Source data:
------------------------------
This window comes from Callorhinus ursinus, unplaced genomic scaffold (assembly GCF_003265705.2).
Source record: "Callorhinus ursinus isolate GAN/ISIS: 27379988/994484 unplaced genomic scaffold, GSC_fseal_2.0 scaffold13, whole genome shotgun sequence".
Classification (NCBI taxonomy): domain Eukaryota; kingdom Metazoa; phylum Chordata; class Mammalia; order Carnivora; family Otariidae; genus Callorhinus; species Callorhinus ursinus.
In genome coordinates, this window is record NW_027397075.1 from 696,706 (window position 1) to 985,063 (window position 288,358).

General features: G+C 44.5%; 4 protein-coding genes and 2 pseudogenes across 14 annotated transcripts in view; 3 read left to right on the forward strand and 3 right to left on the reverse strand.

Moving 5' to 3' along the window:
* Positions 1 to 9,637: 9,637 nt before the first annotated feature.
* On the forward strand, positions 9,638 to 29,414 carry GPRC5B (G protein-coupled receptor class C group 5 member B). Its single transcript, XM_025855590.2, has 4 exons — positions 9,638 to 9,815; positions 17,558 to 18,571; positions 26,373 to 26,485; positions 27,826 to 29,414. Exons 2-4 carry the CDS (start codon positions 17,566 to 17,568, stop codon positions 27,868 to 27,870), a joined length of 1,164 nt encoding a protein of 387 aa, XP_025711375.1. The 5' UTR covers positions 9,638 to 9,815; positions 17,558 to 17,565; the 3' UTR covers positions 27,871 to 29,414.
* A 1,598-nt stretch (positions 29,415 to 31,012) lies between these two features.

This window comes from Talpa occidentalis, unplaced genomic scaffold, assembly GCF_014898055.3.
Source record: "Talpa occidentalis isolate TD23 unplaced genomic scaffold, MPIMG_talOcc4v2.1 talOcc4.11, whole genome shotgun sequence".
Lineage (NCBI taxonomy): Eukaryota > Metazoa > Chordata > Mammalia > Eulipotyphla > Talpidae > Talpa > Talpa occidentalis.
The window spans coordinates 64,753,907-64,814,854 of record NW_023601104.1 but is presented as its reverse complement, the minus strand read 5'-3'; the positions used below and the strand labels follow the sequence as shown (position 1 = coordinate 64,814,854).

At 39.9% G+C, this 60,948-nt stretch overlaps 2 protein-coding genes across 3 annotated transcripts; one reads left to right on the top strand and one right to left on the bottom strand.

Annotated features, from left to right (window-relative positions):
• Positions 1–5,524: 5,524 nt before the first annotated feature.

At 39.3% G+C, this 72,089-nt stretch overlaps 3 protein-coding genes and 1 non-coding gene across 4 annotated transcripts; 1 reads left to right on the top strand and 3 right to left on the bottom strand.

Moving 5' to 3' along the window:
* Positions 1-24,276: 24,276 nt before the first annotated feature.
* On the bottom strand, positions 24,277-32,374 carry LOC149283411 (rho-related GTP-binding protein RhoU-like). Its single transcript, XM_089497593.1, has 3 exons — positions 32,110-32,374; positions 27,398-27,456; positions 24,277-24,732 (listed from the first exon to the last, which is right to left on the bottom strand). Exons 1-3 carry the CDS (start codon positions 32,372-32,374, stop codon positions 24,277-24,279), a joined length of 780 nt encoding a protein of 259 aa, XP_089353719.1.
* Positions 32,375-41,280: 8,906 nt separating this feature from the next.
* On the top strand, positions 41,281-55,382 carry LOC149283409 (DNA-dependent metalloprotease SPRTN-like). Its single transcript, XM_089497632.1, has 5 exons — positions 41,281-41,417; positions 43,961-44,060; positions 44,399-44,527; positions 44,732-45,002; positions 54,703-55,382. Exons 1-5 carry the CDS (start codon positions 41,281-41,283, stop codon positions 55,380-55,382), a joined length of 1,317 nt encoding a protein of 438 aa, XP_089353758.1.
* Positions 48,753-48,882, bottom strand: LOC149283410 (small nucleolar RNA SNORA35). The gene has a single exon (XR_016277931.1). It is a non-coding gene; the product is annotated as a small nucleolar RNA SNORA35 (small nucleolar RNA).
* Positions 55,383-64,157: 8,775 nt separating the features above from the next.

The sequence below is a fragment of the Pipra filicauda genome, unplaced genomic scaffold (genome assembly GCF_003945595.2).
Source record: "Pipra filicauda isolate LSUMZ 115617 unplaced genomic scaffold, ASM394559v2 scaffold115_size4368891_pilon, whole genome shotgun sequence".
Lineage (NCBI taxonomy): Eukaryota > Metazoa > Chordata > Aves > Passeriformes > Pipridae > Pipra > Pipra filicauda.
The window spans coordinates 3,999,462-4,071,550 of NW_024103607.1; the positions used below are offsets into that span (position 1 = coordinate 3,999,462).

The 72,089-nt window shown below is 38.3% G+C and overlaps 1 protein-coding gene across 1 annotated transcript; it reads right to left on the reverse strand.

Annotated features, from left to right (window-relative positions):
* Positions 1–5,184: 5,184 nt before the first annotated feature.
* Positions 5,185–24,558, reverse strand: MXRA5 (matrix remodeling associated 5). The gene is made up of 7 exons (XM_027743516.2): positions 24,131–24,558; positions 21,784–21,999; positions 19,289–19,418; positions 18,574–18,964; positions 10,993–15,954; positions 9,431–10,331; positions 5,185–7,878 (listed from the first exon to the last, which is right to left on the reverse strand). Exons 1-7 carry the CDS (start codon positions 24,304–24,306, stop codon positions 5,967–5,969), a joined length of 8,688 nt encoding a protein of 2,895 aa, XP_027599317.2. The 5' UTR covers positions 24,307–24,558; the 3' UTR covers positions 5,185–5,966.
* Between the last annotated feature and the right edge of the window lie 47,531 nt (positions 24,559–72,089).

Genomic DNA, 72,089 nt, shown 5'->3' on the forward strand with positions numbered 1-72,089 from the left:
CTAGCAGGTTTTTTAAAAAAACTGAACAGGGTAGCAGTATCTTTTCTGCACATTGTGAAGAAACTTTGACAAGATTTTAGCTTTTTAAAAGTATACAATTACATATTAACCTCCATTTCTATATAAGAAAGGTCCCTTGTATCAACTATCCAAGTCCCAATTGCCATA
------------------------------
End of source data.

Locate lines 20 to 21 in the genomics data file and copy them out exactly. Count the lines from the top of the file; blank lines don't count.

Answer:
* On the bottom strand, positions 24,277-32,374 carry LOC149283411 (rho-related GTP-binding protein RhoU-like). Its single transcript, XM_089497593.1, has 3 exons — positions 32,110-32,374; positions 27,398-27,456; positions 24,277-24,732 (listed from the first exon to the last, which is right to left on the bottom strand). Exons 1-3 carry the CDS (start codon positions 32,372-32,374, stop codon positions 24,277-24,279), a joined length of 780 nt encoding a protein of 259 aa, XP_089353719.1.
* Positions 32,375-41,280: 8,906 nt separating this feature from the next.